The Russian countermeasures on proliferation followed quickly on the heels of a U.S. decision to suspend what had become fruitless negotiations toward a cease-fire in Syria. The setback does not bode well for near-term progress on U.S.-Russia disarmament, an effort that has been stalled for years after earlier decades of significant moves to reduce nuclear stockpiles.
In another setback this week to the international anti-nuclear movement, the United Nations’ highest court on Oct. 5 rejected nuclear disarmament lawsuits filed by the tiny Pacific nation of the Marshall Islands against Britain, India and Pakistan, determining that “the court lacks jurisdiction.” The groundbreaking suit was first brought to the I.C.J. by the Marshall Islands in 2014 against all the world’s nuclear powers. The international court had been viewed as a possible equalizing option for small nations hoping to force nuclear powers to make more progress on disarmament.
Though the court’s president, Ronny Abraham, cast the deciding vote to toss out one of the suits, he acknowledged that the Marshall Islands has a particular interest in nuclear disarmament “by virtue of the suffering which its people endured as a result of it being used as a site for extensive nuclear testing programs.”
A more positive development on nuclear disarmament occurred at the U.N. General Assembly on Sept. 28 when, despite arm-twisting and vocal opposition from nuclear powers like the United States, six non-nuclear countries—Austria, Brazil, Ireland, Mexico, Nigeria and South Africa—sent world diplomats a draft text that calls for a U.N. conference next year to draw up a treaty banning nuclear weapons. The text also urges countries to increase transparency about the risks of nuclear weapons, enact measures to reduce the risk of accidental or unauthorized detonations and raise awareness about the consequences of a detonation.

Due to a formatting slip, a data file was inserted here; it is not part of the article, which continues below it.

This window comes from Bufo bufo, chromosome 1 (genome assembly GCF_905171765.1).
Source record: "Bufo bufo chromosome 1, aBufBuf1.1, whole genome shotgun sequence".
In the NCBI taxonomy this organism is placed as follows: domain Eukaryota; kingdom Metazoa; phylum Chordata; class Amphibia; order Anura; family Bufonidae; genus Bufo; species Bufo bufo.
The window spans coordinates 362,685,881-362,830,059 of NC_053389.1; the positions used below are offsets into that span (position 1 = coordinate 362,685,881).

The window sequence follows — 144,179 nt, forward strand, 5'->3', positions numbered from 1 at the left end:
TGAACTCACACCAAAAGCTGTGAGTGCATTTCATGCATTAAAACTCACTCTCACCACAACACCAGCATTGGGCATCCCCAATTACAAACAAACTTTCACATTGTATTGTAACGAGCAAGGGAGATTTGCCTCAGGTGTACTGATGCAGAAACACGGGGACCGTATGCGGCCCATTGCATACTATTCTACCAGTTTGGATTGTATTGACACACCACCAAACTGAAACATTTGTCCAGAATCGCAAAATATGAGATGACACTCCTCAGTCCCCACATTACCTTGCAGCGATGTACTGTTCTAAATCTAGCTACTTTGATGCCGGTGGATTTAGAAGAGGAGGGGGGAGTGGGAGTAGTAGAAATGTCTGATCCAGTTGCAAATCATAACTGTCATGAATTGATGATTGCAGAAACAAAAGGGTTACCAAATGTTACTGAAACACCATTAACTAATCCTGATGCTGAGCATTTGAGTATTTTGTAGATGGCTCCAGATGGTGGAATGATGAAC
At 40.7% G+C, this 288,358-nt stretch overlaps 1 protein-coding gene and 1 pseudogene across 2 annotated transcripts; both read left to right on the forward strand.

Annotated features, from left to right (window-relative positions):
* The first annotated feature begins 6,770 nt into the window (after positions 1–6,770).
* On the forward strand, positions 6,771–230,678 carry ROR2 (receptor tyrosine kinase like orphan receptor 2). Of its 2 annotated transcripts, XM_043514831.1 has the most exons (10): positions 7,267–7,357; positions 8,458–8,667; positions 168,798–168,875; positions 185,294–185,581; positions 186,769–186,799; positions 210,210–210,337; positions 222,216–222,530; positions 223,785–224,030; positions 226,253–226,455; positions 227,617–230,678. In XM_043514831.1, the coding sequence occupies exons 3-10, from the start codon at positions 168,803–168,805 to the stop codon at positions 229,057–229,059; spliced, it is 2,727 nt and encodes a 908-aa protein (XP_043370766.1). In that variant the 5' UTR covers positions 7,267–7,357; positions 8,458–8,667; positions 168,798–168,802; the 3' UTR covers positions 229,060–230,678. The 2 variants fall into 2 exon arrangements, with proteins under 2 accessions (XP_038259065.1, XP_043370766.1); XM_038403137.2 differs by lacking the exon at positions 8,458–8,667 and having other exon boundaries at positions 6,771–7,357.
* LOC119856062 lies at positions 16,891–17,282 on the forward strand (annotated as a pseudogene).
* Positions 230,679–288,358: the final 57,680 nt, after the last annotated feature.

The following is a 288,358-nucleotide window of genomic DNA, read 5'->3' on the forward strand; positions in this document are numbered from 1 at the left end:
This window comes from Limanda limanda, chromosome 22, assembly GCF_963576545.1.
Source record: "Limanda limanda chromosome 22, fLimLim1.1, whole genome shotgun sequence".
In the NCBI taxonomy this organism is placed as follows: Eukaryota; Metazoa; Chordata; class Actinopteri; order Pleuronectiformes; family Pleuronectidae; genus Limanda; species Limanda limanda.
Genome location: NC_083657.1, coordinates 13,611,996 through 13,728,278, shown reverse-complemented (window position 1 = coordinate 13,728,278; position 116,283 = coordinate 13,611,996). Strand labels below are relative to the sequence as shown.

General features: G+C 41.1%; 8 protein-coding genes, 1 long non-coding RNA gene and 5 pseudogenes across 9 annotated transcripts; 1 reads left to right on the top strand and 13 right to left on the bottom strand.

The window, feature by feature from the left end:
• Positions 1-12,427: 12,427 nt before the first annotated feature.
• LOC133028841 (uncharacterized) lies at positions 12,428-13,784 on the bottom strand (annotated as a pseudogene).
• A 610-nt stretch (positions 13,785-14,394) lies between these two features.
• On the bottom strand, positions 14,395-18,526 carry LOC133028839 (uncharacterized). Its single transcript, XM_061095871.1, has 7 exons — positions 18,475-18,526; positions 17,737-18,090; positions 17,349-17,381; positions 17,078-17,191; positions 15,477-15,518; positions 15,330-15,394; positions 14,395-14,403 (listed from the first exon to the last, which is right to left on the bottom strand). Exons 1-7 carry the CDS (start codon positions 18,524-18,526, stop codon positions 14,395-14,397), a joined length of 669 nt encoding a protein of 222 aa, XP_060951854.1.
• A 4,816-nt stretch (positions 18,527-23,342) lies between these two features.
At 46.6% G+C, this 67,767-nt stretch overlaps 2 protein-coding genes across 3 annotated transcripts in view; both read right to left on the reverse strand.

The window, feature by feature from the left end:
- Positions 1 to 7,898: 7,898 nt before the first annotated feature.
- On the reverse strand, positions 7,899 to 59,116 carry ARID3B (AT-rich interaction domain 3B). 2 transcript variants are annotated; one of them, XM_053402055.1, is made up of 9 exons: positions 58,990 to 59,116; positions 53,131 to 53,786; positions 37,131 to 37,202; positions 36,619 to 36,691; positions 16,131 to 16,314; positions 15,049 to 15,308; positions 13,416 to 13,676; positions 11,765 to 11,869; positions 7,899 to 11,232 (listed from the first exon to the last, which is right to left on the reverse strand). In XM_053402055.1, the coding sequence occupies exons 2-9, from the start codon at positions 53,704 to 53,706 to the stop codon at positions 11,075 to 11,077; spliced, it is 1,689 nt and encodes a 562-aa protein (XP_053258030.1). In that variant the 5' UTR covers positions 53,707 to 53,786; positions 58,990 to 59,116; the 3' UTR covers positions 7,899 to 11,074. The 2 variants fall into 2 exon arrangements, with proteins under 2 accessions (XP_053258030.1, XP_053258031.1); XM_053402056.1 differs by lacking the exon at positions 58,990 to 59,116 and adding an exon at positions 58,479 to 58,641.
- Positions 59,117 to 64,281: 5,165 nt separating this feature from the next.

A U.N. vote on the text on Nov. 1 could send the resolution to the assembly in December.
As major nuclear powers prepare for modernization programs that could lead to a new nuclear arms race, activists around the world have been coming at the issue of disarmament from a number of different angles. In that “ban the bomb” campaign they have been enjoying the renewed interest and support of the Holy See and Pope Francis in disarmament and nonproliferation efforts.
Just a few days before the Russian snub on proliferation, Archbishop Bernardito Auza, the permanent observer of the Holy See to the United Nations, had argued at the United Nations that “nuclear arms offer a false sense of security” and described “the uneasy peace promised by nuclear deterrence” as a “tragic illusion.”
Addressing a General Assembly side event marking the International Day for the Total Elimination of Nuclear Weapons on Sept. 27, the archbishop said, “Nuclear weapons cannot create for us a stable and secure world…. Peace and international stability cannot be founded on mutually assured destruction or on the threat of total annihilation.”
He concluded, “It would be naïve and myopic if we sought to assure world peace and security through nuclear weapons rather than through the eradication of extreme poverty, increased accessibility to health care and education, and the promotion of peaceful institutions and societies through dialogue and solidarity.”